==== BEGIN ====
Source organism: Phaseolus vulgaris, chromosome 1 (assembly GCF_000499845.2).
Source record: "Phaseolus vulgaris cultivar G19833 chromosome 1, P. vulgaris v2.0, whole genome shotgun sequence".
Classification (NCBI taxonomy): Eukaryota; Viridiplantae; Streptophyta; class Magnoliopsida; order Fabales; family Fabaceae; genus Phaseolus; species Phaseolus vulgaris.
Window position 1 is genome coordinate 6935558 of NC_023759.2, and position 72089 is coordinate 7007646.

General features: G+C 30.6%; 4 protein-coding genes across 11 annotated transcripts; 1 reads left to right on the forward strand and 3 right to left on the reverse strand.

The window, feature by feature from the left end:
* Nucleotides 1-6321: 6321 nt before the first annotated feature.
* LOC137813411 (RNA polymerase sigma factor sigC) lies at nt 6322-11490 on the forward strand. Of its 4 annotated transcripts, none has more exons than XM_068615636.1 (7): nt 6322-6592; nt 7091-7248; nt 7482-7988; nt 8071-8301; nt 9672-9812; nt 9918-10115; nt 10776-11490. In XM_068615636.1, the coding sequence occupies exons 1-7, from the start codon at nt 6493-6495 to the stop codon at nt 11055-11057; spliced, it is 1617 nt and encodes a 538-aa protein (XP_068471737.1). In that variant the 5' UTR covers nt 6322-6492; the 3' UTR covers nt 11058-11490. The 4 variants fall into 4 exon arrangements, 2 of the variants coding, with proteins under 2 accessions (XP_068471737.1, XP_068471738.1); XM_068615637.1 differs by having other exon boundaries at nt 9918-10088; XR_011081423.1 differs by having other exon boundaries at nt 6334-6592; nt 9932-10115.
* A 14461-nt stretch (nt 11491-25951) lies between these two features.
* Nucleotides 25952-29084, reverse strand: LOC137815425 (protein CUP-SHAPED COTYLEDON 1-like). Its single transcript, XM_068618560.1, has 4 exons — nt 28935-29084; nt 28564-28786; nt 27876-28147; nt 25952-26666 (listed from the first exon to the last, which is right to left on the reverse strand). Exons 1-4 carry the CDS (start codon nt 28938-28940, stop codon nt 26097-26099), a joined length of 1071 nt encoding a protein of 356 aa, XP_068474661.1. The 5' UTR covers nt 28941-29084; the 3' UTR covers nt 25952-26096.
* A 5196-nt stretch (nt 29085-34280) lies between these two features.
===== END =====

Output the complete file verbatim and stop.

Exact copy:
Source organism: Phaseolus vulgaris, chromosome 1 (assembly GCF_000499845.2).
Source record: "Phaseolus vulgaris cultivar G19833 chromosome 1, P. vulgaris v2.0, whole genome shotgun sequence".
Classification (NCBI taxonomy): Eukaryota; Viridiplantae; Streptophyta; class Magnoliopsida; order Fabales; family Fabaceae; genus Phaseolus; species Phaseolus vulgaris.
Window position 1 is genome coordinate 6935558 of NC_023759.2, and position 72089 is coordinate 7007646.

General features: G+C 30.6%; 4 protein-coding genes across 11 annotated transcripts; 1 reads left to right on the forward strand and 3 right to left on the reverse strand.

The window, feature by feature from the left end:
* Nucleotides 1-6321: 6321 nt before the first annotated feature.
* LOC137813411 (RNA polymerase sigma factor sigC) lies at nt 6322-11490 on the forward strand. Of its 4 annotated transcripts, none has more exons than XM_068615636.1 (7): nt 6322-6592; nt 7091-7248; nt 7482-7988; nt 8071-8301; nt 9672-9812; nt 9918-10115; nt 10776-11490. In XM_068615636.1, the coding sequence occupies exons 1-7, from the start codon at nt 6493-6495 to the stop codon at nt 11055-11057; spliced, it is 1617 nt and encodes a 538-aa protein (XP_068471737.1). In that variant the 5' UTR covers nt 6322-6492; the 3' UTR covers nt 11058-11490. The 4 variants fall into 4 exon arrangements, 2 of the variants coding, with proteins under 2 accessions (XP_068471737.1, XP_068471738.1); XM_068615637.1 differs by having other exon boundaries at nt 9918-10088; XR_011081423.1 differs by having other exon boundaries at nt 6334-6592; nt 9932-10115.
* A 14461-nt stretch (nt 11491-25951) lies between these two features.
* Nucleotides 25952-29084, reverse strand: LOC137815425 (protein CUP-SHAPED COTYLEDON 1-like). Its single transcript, XM_068618560.1, has 4 exons — nt 28935-29084; nt 28564-28786; nt 27876-28147; nt 25952-26666 (listed from the first exon to the last, which is right to left on the reverse strand). Exons 1-4 carry the CDS (start codon nt 28938-28940, stop codon nt 26097-26099), a joined length of 1071 nt encoding a protein of 356 aa, XP_068474661.1. The 5' UTR covers nt 28941-29084; the 3' UTR covers nt 25952-26096.
* A 5196-nt stretch (nt 29085-34280) lies between these two features.